Well, that's the lot. All of my high school friends are now married or engaged. All of them. I am the sole survivor of this matrimonial scourge. Hell, some of them have been divorced and remarried.
Things like this make me think about my grumpy singlehood even more obsessively than usual.
I attended the engagement party of my final compatriot a few nights ago. I'm happy for him; his fiance is wonderful, and his poor mother can finally hope with expectation that she'll see a grandchild. He's the first of her children to tie the knot, and it's getting late in life for us to start thinking about families.
I have discussions (well, arguments) about that last with friends of mine. They keep insisting that I'd be a great father, and that I'm wrong to consider my potential parenthood past. I don't know. First of all, I tell them (with some small edge) one of the prerequisites for having a kid is another human being to help you. Preferably one you like and would wish them to stick around for the raising and nest-kicking parts of the process. Sure, I could adopt, but really - why do that? If (as I'm sure) my singlehood is linked tightly to my being unhappy and not aware of how to be happy (nor thinking I should be happy) then how could I in good conscience subject a child to that sort of attitude in their only parent?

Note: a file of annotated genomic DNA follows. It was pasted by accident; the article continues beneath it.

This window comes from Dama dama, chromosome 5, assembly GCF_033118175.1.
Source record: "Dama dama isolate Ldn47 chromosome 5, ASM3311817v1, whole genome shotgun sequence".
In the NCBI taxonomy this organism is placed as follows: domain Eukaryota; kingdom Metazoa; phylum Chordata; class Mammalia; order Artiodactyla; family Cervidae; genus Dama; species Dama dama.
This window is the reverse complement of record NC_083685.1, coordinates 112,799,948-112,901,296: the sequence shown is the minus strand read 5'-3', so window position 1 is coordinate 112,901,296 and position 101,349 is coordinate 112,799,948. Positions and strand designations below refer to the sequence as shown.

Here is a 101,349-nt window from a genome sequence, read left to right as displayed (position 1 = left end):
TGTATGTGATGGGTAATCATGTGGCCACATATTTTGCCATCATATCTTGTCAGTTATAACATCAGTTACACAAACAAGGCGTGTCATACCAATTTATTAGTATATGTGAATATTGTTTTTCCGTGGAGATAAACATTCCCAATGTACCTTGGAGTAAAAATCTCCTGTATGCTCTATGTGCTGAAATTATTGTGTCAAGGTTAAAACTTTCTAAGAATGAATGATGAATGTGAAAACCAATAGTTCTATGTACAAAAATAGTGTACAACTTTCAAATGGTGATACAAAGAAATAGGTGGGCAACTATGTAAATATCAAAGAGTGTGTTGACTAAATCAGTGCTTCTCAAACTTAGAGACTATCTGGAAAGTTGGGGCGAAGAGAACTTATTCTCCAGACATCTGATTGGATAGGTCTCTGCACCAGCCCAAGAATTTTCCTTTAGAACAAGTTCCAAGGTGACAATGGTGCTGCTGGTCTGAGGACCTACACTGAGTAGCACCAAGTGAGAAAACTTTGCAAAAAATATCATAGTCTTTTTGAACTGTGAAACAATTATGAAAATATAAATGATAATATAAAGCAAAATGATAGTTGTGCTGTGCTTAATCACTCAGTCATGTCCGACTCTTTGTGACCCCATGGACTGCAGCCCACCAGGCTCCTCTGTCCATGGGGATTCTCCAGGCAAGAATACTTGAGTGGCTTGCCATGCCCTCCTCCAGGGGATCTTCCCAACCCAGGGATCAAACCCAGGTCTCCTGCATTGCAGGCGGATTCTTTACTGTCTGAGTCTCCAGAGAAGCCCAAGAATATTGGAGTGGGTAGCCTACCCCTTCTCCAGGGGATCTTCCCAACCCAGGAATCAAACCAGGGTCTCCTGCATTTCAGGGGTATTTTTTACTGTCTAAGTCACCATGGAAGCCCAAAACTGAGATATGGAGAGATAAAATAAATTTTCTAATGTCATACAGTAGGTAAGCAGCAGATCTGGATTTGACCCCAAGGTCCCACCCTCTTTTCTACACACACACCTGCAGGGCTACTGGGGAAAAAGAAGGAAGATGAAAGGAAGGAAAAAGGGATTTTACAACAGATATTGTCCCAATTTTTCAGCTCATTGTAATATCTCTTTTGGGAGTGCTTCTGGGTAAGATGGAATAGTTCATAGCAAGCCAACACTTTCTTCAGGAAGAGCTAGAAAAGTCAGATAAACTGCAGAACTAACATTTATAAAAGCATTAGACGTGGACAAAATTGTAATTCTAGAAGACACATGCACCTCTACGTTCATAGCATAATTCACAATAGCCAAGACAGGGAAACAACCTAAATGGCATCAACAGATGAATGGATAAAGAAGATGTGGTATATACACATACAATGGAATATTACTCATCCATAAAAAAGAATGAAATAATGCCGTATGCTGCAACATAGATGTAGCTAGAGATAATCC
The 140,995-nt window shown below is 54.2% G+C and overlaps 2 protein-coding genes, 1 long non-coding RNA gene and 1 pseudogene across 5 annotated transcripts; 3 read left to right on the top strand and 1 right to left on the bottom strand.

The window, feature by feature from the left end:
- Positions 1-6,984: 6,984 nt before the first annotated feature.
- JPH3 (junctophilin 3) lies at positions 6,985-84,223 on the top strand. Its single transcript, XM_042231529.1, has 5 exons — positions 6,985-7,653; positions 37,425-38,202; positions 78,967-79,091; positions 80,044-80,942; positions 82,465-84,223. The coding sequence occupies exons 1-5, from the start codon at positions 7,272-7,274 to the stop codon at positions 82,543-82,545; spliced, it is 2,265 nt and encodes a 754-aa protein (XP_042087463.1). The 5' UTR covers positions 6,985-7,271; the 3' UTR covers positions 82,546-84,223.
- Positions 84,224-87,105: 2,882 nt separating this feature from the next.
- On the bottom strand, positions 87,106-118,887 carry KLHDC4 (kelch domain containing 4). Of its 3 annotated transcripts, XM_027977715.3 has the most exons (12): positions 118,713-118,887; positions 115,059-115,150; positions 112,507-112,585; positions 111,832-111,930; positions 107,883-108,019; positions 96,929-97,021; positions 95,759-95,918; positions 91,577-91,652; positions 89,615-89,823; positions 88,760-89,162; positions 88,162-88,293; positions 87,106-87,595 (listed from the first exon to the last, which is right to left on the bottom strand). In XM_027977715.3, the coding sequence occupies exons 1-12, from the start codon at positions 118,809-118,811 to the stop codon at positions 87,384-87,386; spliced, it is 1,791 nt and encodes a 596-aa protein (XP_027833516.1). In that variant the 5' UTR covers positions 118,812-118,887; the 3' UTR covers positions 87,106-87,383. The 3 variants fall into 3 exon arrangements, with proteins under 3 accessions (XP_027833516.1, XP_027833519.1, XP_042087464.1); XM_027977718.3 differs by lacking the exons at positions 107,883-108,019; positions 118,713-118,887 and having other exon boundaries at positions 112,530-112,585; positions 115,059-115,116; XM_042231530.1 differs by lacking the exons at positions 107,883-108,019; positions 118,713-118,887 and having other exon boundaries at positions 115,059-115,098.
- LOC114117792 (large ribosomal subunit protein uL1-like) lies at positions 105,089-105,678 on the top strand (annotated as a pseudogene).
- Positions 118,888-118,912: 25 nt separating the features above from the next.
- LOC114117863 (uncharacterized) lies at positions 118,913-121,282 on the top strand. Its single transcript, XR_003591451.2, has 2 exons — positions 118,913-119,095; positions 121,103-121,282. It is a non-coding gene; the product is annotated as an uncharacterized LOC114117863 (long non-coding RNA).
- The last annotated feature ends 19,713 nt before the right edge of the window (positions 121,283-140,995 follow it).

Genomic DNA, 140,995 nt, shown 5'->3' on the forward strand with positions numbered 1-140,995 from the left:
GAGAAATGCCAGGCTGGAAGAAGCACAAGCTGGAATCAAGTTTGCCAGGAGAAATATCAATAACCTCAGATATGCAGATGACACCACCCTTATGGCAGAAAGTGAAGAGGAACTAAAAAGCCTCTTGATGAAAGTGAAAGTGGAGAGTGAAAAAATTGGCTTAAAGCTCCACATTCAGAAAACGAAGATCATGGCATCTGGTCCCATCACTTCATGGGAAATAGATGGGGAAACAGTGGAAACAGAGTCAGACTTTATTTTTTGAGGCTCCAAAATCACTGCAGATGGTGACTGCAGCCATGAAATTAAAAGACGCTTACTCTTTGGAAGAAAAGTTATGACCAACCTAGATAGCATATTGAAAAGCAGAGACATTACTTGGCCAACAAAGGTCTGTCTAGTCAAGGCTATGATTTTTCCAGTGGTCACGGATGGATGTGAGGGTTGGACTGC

I suppose if I met someone, as one of my cousins likes to remind me, I have nothing to fear - Strom Thurmond managed the feat of fatherhood at a ripe old age, for sure. But again, how is that fair to the kid? Having to watch his or her dad kick off this mortal coil midway through elementary school, by all statistics; and even if I survived longer, I'd be unable to play with my son or daughter, roughhouse with them, or in fact be anything except a distant and fragile person.
Christ, I depress even myself sometimes.
So, of course, I have cats.
And I go to my friends' weddings, and I'm cheerful and happy for them in all honesty.
It's the evenings after that just suck rocks.